Earlier this fall, Florence Rothenberg, MD, and two fellows traveled to Washington, D.C., to discuss cardiology-related reform issues with lawmakers. She says the group’s efforts successfully resulted in abolishing a key amendment that would have caused “fractured care.”
Health care reform has become a key phrase in households across the nation, not to mention within the media and among our nation’s leaders.
It’s no different at UC, where doctors from all specialties have been traveling to Washington, D.C., to share their ideas about health care reform with those at the forefront of the debate.
Peter Embi, MD, associate professor of medicine and informatics director at UC, was chosen to participate in a health care reform meeting in early October.
Embi, a rheumatologist, was one of roughly 150 physicians asked to attend this special event with President Barack Obama, held in the White House Rose Garden.
“At a time when health insurance reform is so close to becoming a reality, I was honored to be called and asked to participate in an event that impacts this important issue.” Embi says. “Our current health care system just isn’t working for many patients. Far too many are uninsured or underinsured and that results in people frequently going without adequate health care.”
Embi regularly sees patients with arthritis and other diseases of the immune system at UC and at the Cincinnati Department of Veterans Affairs (VA) Medical Center.
“Many of my patients with chronic diseases like rheumatoid arthritis benefit greatly from treatments that we have today,” he says.
“When I treat veterans, I know I can get them the treatments they need without concern that they won’t be able to afford it because the VA covers their care.
“Unfortunately in other practice settings, my colleagues and I often see patients, even those with health insurance, who can’t get certain tests or treatments they need just because they can’t afford high co-pays that may amount to thousands of dollars a year.
“To see someone’s severe arthritis flare back up just because they can’t afford a treatment that was working for them is tragic and shouldn’t be allowed. That’s one of the many things that we need to change.”
Embi also says health information technology is one of the key elements to improving the health care system.
“Accelerating the adoption and optimal use of health IT is a critical part of making our health care system efficient and effective,” he says. “Good information is what physicians and patients need to make good decisions. Without it and the systems that support it, doctors are less efficient at best, and can make bad decisions at worst.
“I’m pleased that the president and our legislators have recognized this and are including incentives for the meaningful use of health IT in this reform effort.”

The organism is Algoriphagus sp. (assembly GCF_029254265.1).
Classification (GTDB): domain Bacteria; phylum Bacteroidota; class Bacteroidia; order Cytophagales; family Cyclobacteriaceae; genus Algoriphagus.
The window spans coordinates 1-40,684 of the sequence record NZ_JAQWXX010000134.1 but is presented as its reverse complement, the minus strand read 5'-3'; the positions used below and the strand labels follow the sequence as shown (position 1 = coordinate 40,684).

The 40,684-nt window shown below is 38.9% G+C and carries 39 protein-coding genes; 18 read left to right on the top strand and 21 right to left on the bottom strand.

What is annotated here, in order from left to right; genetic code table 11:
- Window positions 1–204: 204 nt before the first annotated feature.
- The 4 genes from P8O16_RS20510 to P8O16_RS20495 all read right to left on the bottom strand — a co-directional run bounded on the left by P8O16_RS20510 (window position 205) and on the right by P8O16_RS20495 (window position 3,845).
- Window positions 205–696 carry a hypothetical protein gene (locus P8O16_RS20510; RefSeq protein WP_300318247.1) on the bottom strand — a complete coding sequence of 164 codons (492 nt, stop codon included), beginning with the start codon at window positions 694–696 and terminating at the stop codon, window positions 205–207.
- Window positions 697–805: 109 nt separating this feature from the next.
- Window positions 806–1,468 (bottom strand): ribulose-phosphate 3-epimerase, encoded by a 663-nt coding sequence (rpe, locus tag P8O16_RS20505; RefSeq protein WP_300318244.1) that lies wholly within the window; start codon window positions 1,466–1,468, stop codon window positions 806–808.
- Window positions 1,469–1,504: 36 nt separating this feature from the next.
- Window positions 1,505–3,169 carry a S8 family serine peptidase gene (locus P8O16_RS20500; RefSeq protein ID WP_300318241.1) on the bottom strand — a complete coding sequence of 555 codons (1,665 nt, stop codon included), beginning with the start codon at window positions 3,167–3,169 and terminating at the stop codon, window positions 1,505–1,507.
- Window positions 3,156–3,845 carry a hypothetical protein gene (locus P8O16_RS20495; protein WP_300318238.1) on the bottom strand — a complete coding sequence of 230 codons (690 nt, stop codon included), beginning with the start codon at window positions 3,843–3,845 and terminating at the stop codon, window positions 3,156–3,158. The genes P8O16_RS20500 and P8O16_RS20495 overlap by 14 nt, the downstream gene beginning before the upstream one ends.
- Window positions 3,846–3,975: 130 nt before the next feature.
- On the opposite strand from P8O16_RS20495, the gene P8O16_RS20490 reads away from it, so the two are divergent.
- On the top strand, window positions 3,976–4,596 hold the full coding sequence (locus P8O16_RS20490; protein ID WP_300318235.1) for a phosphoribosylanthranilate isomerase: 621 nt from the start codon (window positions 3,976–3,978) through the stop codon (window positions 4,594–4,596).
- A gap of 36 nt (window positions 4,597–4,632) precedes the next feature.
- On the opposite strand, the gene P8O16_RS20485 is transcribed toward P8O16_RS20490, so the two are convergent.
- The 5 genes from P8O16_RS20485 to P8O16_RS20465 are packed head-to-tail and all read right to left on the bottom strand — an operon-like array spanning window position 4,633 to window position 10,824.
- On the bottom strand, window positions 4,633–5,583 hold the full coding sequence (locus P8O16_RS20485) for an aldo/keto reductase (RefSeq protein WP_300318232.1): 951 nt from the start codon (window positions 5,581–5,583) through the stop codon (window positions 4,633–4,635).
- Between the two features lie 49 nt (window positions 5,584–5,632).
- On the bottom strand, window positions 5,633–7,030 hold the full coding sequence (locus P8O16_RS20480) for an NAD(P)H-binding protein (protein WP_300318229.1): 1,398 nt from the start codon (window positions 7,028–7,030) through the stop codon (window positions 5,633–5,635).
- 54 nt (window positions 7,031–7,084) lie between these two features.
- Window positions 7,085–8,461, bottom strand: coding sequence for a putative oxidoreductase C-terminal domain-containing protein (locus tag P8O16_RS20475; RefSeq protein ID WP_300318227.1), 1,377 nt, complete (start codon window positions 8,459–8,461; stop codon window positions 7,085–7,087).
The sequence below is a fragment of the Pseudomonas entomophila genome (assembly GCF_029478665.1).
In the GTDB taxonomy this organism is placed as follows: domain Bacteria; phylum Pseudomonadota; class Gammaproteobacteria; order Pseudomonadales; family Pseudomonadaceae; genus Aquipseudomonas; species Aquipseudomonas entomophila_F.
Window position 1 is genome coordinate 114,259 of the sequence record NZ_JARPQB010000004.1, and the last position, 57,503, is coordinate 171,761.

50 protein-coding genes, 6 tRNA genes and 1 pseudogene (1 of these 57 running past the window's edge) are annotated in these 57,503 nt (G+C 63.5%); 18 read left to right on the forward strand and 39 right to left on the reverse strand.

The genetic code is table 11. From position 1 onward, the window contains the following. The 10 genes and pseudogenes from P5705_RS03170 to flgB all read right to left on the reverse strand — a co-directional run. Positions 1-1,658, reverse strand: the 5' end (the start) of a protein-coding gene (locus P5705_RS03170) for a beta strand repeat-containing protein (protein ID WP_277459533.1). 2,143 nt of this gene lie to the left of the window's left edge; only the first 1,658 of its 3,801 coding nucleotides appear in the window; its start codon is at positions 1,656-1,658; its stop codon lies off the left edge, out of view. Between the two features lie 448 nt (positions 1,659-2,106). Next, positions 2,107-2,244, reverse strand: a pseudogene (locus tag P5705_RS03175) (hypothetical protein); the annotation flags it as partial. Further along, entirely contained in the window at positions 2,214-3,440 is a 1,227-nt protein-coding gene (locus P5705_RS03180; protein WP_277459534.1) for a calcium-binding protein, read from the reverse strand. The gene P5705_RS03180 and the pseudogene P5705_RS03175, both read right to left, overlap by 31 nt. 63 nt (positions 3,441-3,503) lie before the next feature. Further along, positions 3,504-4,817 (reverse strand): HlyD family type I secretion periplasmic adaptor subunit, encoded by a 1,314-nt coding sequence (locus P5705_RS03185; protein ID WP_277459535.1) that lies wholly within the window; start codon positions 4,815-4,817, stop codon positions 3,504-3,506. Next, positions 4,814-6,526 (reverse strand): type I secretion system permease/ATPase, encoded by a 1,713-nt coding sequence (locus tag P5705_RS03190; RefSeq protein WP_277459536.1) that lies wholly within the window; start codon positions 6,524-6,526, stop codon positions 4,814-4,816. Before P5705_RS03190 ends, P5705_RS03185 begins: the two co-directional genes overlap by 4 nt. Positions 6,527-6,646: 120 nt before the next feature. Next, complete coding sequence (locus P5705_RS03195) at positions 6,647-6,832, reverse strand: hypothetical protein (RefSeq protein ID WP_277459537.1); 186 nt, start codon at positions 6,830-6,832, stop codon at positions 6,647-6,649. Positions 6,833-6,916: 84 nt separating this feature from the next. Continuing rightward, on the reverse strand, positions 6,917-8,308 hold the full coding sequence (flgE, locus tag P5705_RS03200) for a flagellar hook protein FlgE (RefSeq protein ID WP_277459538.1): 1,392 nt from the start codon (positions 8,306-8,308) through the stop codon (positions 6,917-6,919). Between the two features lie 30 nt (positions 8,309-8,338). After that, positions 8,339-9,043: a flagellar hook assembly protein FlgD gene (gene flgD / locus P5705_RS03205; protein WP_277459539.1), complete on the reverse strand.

In addition to participating in this White House event, Embi has also spoken to Ohio’s congressional representatives as recently as last May as part of a delegation with the American College of Rheumatology. But Embi isn’t alone in these discussions.
Florence Rothenberg, MD, an assistant professor of medicine and cardiologist, along with two UC fellows, Faisal Khan, MD, and Salman Siddiqui, MD, traveled to a legislative conference in D.C. in September to discuss cardiology-related reform issues before senators George Voinovich and Sherrod Brown and representatives Steve Driehaus, Mary Jo Kilroy and Jean Schmidt.
The conference was sponsored by the American College of Cardiology (ACC). Rothenberg says the meeting is held annually, but there were several issues on the table that made this year especially important for cardiologists.
“The Centers for Medicare and Medicaid Services incorporated data collected by the American Medical Association (AMA) that would have had devastating consequences for cardiology practices,” she says.
“A survey was performed by the AMA in 2007 that used data from a very small subset of cardiologists. If this data was used to calculate reimbursements from Medicare, nearly 91 percent of cardiologists surveyed by the ACC would have had to eliminate or severely reduce their practices, and 12 percent would have had to retire.”
Rothenberg says besides UC, the Cleveland Clinic, MetroHealth Hospitals of Cleveland and representatives from several private practices across the state of Ohio were in attendance.
Educational efforts such as these, she says, have resulted in the abolishment of a key amendment that would have disallowed cardiologists to perform cardiac testing and imaging in their offices, resulting in what she calls “fractured care.”
“If approved, this amendment would result in delayed and fractured medical care,” she says. “The discussions were necessary to let our voices be heard. It’s important for physicians and patients to speak out now on health care reform issues.
“I am in support of health care reform, but I am primarily in support of quality medical care.”